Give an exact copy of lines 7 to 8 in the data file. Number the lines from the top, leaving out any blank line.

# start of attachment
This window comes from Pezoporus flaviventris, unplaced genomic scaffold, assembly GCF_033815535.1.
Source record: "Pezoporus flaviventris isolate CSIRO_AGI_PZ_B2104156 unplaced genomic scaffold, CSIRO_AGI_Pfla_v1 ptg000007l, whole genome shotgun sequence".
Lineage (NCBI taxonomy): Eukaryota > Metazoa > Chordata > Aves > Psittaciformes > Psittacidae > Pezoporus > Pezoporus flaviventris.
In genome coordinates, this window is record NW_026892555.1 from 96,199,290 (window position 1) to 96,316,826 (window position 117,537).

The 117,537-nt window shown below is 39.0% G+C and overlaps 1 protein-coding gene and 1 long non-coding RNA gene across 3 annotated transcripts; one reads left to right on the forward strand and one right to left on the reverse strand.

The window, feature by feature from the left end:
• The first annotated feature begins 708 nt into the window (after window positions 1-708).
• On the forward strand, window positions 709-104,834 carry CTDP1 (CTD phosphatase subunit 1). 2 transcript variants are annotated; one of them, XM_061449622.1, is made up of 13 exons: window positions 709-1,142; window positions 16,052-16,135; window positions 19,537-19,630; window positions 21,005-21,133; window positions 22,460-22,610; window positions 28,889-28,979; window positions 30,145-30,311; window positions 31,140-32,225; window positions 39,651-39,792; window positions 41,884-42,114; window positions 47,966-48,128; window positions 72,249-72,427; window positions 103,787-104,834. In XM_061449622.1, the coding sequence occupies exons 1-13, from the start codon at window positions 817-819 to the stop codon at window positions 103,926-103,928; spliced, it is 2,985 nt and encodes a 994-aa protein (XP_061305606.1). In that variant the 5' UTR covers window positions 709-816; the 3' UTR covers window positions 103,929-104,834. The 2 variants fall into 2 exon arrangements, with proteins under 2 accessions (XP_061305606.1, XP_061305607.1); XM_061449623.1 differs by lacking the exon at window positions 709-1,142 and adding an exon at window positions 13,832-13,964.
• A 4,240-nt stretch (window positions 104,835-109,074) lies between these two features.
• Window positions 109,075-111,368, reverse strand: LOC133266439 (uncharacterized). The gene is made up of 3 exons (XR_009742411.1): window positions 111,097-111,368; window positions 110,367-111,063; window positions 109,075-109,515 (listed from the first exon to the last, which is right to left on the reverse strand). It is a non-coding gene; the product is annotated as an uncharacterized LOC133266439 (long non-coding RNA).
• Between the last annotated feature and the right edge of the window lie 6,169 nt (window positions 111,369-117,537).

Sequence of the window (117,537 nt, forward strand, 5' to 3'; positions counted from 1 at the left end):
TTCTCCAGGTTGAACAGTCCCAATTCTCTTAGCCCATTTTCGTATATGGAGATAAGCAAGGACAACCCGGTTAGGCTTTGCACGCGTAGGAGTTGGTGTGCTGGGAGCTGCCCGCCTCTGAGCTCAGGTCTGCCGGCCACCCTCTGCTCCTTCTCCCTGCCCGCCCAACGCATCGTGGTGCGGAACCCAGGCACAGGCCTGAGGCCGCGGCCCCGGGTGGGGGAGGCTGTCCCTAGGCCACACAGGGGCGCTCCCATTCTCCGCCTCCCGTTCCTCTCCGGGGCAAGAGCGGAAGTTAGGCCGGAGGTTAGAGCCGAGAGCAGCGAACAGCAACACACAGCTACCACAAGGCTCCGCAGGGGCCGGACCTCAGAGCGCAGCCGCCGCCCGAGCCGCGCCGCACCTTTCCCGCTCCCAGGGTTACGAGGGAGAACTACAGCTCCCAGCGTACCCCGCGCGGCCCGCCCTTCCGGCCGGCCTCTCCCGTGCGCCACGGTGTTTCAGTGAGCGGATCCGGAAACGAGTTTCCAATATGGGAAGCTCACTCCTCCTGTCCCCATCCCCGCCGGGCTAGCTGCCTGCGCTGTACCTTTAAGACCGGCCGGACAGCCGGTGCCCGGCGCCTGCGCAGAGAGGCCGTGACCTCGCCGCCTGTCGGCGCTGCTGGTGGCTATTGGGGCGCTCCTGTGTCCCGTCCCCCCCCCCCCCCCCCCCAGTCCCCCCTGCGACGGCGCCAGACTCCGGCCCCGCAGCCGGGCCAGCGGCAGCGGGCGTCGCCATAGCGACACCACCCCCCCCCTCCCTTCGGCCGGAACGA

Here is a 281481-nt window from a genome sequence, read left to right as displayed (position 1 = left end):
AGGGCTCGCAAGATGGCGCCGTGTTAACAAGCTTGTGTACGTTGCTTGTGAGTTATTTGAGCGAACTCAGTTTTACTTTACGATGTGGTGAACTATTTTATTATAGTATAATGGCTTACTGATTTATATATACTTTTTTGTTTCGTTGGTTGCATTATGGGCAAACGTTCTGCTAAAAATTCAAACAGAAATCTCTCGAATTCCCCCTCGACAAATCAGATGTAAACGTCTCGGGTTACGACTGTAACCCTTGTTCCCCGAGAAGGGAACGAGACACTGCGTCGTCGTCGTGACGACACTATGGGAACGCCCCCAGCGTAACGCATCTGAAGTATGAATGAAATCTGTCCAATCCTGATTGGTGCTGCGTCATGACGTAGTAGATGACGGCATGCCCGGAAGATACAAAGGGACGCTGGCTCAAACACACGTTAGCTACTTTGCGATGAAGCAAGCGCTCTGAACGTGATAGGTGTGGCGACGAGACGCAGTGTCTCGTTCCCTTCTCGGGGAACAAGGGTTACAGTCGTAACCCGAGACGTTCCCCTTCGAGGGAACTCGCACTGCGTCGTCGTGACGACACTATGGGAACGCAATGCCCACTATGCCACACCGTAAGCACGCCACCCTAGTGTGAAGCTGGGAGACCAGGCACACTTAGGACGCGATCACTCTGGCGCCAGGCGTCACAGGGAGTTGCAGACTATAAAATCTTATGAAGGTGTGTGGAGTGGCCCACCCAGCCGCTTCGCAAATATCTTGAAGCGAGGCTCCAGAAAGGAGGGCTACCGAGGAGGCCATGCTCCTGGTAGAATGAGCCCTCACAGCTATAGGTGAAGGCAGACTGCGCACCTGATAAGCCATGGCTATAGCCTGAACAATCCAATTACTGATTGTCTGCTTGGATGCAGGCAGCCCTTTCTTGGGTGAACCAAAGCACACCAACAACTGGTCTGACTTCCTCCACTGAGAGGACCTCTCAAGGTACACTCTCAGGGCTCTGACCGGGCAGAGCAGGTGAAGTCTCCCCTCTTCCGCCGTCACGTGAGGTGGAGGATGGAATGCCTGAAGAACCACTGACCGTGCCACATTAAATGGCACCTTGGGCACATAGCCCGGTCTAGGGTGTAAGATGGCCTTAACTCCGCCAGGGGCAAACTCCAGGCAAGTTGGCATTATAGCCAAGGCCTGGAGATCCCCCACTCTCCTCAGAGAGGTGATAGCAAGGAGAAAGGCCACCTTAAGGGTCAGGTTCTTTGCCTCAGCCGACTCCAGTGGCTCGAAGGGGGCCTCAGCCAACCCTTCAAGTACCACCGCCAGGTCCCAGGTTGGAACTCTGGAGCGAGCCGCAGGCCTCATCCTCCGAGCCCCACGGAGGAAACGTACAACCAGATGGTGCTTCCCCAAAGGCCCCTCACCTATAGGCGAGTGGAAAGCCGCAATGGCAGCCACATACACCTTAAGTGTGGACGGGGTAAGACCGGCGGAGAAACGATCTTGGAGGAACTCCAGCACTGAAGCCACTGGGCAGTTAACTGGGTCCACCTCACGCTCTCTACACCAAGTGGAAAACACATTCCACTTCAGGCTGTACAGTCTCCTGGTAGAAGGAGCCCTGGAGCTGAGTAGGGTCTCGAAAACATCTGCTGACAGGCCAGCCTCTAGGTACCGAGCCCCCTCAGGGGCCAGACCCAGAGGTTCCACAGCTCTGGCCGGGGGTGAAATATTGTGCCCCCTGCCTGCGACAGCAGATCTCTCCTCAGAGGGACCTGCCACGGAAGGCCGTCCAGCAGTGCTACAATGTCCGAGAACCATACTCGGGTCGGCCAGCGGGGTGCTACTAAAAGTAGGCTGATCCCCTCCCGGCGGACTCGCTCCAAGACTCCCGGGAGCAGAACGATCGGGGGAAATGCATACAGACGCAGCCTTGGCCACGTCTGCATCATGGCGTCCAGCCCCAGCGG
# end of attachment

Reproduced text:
• The first annotated feature begins 708 nt into the window (after window positions 1-708).
• On the forward strand, window positions 709-104,834 carry CTDP1 (CTD phosphatase subunit 1). 2 transcript variants are annotated; one of them, XM_061449622.1, is made up of 13 exons: window positions 709-1,142; window positions 16,052-16,135; window positions 19,537-19,630; window positions 21,005-21,133; window positions 22,460-22,610; window positions 28,889-28,979; window positions 30,145-30,311; window positions 31,140-32,225; window positions 39,651-39,792; window positions 41,884-42,114; window positions 47,966-48,128; window positions 72,249-72,427; window positions 103,787-104,834. In XM_061449622.1, the coding sequence occupies exons 1-13, from the start codon at window positions 817-819 to the stop codon at window positions 103,926-103,928; spliced, it is 2,985 nt and encodes a 994-aa protein (XP_061305606.1). In that variant the 5' UTR covers window positions 709-816; the 3' UTR covers window positions 103,929-104,834. The 2 variants fall into 2 exon arrangements, with proteins under 2 accessions (XP_061305606.1, XP_061305607.1); XM_061449623.1 differs by lacking the exon at window positions 709-1,142 and adding an exon at window positions 13,832-13,964.